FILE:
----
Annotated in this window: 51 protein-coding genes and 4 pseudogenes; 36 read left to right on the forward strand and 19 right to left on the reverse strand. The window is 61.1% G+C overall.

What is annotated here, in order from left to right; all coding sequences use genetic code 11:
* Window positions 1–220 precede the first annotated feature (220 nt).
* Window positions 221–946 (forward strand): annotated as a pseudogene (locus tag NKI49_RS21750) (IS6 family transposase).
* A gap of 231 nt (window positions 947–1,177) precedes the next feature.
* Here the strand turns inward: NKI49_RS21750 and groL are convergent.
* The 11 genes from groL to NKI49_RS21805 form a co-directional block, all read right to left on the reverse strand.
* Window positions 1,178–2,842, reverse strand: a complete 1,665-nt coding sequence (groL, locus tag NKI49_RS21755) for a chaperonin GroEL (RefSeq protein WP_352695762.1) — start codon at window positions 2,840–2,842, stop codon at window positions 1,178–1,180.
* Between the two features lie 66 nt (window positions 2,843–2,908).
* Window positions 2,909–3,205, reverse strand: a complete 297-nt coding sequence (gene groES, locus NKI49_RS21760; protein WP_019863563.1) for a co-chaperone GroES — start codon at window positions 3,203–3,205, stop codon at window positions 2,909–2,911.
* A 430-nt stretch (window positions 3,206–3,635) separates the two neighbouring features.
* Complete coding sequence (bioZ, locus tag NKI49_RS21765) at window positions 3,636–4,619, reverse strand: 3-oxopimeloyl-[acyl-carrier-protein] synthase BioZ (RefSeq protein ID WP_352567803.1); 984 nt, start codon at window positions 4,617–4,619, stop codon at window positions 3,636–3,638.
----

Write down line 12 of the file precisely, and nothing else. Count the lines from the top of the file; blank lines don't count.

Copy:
* Complete coding sequence (bioZ, locus tag NKI49_RS21765) at window positions 3,636–4,619, reverse strand: 3-oxopimeloyl-[acyl-carrier-protein] synthase BioZ (RefSeq protein ID WP_352567803.1); 984 nt, start codon at window positions 4,617–4,619, stop codon at window positions 3,636–3,638.